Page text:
Monday, April 27, 2009

Spin Doctoring: Juice

Today's going to be the launch of a new feature on Weighty Matters - Spin Doctoring. Spin Doctoring posts will detail the efforts of the media or Big Food in spinning the conclusions of a study into a dramatically overblown or misleading message.

First up? Juice.

The spin doctor? A website likely paid for by Big Juice called Fruit Juice Facts.

So what'd they do?

Apparently there was a paper or an abstract presented at the 2009 Experimental Biology conference that detailed some epidemiological data on 5 years of juice consumption as documented through the National Health and Nutrition Examination Survey (NHANES) 1999-2004.

The headline to detail the findings?
"Drinking 100% Fruit Juice is Associated with Lower Risk of Obesity and Metabolic Syndrome"
The report goes on to explain how juice drinkers
"had lower mean Body Mass Index (BMI), smaller waist circumference and lower insulin resistance"
They then concluded,
"Based on the analysis, risk for obesity was 22% lower among 100% juice drinkers, while risk for metabolic syndrome (defined as the presence of three or more of the following: central obesity, elevated blood glucose, elevated fasting triglycerides, low HDL-cholesterol, elevated blood pressure) was 15% lower compared to non-consumers."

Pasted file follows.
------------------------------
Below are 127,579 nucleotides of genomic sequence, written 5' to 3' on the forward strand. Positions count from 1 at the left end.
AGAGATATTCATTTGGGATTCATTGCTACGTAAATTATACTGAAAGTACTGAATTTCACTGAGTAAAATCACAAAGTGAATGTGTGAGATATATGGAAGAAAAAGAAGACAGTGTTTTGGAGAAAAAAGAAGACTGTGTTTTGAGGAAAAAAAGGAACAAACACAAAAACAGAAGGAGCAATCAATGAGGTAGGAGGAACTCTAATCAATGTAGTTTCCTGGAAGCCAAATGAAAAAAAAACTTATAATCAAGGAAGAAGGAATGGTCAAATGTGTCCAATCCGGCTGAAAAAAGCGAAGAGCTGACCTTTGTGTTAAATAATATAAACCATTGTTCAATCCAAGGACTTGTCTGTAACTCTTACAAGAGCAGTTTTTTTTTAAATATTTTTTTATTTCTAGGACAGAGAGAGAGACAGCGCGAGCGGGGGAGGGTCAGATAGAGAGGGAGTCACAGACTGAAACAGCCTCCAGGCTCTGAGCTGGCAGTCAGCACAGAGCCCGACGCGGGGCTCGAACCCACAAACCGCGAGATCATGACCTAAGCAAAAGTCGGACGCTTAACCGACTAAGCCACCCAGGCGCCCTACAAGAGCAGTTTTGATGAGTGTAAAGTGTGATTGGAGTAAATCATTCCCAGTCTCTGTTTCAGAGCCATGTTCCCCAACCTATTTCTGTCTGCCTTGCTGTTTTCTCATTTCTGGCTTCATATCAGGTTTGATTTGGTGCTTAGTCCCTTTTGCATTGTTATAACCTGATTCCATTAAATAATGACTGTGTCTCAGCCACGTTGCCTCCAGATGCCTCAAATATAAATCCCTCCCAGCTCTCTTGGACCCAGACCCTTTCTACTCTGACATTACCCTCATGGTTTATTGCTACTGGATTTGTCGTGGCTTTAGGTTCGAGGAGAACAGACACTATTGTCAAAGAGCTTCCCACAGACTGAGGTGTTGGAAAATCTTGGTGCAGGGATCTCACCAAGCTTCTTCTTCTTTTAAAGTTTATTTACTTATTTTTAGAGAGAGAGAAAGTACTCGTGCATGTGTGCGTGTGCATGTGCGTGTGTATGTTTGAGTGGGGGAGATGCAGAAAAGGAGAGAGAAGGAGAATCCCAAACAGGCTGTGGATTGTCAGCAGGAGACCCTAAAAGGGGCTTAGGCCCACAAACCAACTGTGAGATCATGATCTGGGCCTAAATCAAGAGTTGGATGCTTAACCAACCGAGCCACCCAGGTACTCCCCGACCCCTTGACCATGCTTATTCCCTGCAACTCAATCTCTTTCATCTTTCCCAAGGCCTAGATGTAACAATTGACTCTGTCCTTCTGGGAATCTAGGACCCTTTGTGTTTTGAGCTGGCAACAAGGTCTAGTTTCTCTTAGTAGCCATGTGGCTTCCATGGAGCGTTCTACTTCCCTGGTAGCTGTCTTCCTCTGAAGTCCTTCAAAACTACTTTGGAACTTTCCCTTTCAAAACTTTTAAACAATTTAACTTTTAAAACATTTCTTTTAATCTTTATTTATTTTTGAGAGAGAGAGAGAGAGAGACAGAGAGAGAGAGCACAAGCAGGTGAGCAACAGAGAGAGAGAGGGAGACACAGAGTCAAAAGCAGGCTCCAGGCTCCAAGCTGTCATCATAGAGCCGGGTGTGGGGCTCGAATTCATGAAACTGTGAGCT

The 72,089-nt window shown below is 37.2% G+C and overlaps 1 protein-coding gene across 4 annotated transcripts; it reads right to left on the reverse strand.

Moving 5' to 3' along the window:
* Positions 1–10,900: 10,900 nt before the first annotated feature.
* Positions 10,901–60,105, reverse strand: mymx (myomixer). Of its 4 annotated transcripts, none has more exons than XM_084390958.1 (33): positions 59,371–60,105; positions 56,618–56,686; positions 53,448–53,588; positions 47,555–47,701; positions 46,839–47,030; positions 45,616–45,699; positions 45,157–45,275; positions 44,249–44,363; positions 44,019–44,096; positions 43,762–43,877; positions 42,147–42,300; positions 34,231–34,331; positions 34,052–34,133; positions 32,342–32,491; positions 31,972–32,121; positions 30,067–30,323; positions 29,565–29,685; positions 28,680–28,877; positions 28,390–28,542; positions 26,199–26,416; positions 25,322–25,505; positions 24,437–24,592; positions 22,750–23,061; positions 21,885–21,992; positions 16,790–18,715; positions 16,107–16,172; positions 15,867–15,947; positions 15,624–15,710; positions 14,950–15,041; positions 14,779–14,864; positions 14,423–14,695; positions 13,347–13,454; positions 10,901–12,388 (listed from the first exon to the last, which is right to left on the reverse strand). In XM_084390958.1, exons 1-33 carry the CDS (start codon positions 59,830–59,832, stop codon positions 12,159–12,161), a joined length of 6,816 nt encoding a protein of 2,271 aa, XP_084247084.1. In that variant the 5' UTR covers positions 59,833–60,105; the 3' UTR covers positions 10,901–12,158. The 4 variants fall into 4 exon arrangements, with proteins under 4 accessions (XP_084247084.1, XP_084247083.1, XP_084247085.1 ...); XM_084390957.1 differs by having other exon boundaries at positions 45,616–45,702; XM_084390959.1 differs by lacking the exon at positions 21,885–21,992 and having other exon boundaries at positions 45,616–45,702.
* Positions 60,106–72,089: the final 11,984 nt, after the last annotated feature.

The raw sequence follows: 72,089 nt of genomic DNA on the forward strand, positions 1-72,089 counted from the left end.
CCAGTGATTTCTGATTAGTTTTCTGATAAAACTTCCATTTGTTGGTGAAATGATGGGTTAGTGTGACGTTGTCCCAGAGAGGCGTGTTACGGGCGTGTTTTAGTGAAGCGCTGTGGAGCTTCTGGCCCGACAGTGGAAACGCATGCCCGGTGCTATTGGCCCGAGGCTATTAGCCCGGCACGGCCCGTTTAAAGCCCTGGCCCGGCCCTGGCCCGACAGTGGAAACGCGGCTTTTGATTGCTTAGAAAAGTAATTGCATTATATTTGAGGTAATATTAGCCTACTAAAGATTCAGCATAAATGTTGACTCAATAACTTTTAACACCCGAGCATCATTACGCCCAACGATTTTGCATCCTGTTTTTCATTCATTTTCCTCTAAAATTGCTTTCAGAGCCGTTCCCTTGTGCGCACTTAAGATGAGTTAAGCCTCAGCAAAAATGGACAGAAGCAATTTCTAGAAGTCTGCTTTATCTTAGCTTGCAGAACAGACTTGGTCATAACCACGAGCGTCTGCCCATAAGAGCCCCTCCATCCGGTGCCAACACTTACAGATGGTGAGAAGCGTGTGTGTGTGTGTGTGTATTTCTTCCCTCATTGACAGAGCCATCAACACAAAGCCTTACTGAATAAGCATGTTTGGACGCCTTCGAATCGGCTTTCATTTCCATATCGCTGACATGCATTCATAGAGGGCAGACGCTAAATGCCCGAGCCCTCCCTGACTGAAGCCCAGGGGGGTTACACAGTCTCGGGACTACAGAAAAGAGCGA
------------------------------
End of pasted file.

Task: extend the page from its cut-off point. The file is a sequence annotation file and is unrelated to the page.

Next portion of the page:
In keeping with the juice is miraculous theme the presenting author was quoted as saying,
"One-half cup of 100% fruit juice counts as a serving of fruit and, based on our analysis, 100% juice consumption is associated with some of these same benefits"
So where's the spin?

Well read a bit more and you'll find out that maybe it wasn't actually the juice after all,
"juice consumers had higher physical activity levels and more favorable dietary intake patterns (including: lower fat intakes, higher fiber intakes, lower added sugar intakes). After taking these lifestyle factors into account, the inverse relationship between 100% fruit juice consumption and metabolic syndrome was no longer statistically significant."
But apparently juice magically lowered the risk of obesity by 14% "even after the adjustment".

Yup, sugar water plus vitamins is a sure fire way to combat obesity.

So did the spin work? I could only find two articles:

Fruit Juice Lowers Obesity, Stroke Risk - Times of India

Drink to Juice - The Brisbane Times

I'd call that a fizzle.

Better luck next time Big Juice.